Take Death’s Door and Brockman’s gin. Two brands at either end of the spectrum. One looking to stand out by its name and label, the other relying more on its traditions and reputation built up over a period of time. They both have instant appeal on the back bar but for two different reasons. They are relying on very different approaches to capture the drinkers’ attention.
Then there are the brands that stand out for doing exactly what they say on the tin. Like Brighton or Liverpool Gin. Both brands will clearly play well in their local areas, the trick is to find a brand that can work just as well outside of its own catchment area.
Playing with heritage
Take Wimbledon Brewery. Hands up who can say for sure when Wimbledon Brewery first started? Because of the power of the “Wimbledon” brand it immediately brings with it quality and premium attributes that say a beer from another London suburb just simply couldn’t. Croydon Brewery anyone? It just does not have the same ring to it. You might be surprised to hear that the Wimbledon Brewery has only been producing beer for the last couple of years, but it has been deliberately brought to market to look and feel as though it has been with us for over a hundred years.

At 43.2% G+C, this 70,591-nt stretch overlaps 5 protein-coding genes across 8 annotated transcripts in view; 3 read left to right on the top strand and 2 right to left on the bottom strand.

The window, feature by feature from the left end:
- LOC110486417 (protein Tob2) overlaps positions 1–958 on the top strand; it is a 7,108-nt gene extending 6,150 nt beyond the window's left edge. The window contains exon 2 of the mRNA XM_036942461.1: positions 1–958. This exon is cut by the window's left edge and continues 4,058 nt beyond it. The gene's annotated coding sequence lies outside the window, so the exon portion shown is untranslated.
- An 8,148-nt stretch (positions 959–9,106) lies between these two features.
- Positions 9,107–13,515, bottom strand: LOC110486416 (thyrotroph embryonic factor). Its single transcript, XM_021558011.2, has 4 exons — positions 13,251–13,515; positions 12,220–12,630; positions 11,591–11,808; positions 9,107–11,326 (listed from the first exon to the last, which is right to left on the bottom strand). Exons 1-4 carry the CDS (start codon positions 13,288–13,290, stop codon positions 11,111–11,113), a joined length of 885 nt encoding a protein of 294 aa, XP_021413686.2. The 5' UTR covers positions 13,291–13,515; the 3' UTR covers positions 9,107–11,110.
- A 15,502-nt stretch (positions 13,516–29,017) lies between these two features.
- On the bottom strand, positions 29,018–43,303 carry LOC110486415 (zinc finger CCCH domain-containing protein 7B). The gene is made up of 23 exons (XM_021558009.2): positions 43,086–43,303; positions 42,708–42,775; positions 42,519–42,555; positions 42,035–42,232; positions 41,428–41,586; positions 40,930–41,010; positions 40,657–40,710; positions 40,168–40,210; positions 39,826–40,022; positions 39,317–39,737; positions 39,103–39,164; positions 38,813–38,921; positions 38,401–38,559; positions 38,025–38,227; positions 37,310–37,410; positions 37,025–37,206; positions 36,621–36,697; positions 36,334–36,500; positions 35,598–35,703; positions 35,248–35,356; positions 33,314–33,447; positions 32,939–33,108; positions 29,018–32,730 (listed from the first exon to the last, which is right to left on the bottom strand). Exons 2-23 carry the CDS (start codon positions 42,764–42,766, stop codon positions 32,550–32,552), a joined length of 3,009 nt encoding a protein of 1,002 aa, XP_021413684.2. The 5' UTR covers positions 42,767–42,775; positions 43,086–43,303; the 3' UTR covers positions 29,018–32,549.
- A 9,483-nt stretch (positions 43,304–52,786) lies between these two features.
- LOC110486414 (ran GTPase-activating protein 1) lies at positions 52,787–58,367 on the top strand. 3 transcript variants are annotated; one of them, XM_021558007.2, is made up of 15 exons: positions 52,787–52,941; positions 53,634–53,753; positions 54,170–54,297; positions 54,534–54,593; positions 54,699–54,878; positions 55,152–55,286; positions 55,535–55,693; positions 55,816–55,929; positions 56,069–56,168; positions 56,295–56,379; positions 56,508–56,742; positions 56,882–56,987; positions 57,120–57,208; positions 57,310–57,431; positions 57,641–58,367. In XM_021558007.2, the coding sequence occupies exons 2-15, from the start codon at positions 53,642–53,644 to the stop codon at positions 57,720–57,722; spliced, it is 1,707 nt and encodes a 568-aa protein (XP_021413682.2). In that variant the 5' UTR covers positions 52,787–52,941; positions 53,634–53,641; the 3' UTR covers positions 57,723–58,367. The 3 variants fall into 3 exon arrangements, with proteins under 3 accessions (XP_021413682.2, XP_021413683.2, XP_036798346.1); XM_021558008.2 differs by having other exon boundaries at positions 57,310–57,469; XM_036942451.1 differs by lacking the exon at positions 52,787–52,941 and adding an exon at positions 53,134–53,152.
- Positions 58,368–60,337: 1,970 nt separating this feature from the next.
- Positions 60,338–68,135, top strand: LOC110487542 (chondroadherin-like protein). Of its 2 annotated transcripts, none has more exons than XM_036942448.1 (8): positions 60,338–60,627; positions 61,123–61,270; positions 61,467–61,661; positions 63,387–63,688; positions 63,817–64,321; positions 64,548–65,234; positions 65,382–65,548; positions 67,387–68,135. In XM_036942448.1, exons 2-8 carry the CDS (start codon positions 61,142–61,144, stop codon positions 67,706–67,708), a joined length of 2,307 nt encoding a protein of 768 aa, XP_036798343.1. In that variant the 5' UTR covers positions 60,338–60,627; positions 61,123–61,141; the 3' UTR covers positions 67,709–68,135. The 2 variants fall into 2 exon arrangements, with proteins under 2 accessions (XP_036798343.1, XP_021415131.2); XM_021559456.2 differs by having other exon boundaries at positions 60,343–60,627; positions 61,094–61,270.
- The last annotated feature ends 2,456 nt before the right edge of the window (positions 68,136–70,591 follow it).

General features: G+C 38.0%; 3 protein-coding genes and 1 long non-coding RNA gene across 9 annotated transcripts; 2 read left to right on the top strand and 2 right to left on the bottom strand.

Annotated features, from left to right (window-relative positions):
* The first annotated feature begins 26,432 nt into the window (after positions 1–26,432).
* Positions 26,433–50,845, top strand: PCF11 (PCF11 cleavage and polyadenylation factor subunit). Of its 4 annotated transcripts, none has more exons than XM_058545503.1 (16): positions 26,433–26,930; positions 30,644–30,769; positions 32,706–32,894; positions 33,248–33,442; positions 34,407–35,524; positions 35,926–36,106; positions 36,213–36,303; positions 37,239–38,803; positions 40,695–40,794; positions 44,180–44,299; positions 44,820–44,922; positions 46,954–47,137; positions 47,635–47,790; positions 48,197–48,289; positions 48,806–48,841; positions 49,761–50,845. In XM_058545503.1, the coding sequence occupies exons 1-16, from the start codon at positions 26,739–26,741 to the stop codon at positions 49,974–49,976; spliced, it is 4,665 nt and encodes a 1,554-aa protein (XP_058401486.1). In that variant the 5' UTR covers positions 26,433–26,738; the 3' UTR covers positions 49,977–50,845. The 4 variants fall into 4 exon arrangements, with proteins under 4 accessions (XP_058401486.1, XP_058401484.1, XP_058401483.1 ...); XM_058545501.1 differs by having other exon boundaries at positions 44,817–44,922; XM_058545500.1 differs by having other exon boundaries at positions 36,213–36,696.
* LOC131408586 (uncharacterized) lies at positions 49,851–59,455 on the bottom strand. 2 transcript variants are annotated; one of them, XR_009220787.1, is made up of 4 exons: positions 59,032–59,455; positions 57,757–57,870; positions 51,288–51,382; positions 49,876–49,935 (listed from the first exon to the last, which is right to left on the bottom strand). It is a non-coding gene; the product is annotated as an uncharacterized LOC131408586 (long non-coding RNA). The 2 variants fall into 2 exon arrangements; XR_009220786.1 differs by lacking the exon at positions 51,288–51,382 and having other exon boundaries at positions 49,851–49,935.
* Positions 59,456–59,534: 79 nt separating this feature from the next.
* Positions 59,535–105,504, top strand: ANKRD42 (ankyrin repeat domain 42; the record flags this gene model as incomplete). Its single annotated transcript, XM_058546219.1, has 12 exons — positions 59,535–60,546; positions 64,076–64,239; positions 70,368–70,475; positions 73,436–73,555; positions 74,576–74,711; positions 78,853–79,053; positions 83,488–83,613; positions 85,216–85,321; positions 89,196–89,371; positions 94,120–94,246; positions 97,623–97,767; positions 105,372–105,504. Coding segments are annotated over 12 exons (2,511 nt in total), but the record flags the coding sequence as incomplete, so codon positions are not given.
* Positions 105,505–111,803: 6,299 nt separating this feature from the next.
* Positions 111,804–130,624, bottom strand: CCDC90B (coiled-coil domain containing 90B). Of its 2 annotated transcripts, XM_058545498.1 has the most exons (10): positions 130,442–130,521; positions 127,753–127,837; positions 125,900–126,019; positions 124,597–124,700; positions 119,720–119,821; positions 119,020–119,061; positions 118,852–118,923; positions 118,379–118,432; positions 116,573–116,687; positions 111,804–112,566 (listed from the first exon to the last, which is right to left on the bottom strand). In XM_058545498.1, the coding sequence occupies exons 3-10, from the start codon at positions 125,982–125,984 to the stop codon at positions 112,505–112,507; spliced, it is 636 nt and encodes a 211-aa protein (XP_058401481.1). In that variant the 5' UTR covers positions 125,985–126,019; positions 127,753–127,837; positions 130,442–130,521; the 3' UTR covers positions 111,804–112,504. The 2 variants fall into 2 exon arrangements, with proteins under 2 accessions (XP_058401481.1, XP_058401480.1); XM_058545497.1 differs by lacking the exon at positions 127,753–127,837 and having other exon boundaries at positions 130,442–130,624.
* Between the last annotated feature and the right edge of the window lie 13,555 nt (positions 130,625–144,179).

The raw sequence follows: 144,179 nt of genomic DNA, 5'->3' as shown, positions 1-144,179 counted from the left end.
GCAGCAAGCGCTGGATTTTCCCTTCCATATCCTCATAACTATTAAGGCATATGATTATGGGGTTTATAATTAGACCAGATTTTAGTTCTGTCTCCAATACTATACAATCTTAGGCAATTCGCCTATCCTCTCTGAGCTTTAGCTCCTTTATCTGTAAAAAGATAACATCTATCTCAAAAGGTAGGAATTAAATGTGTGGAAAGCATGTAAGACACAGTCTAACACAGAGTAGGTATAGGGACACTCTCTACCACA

Its website talks about the heritage of brewing beer in the Wimbledon area going back to the Middle Ages. There was even a Wimbledon Brewery formed in 1832 which stood proudly in the town with its five storey brewery tour until it burnt down in 1889.
A story that the founders of the new Wimbledon Brewery are quite happy to play on. The brewery’s logo features a phoenix rising from the flames from an old brewery tower, even though there is no connection at all between the current incarnation and the original brewery in the 1880s.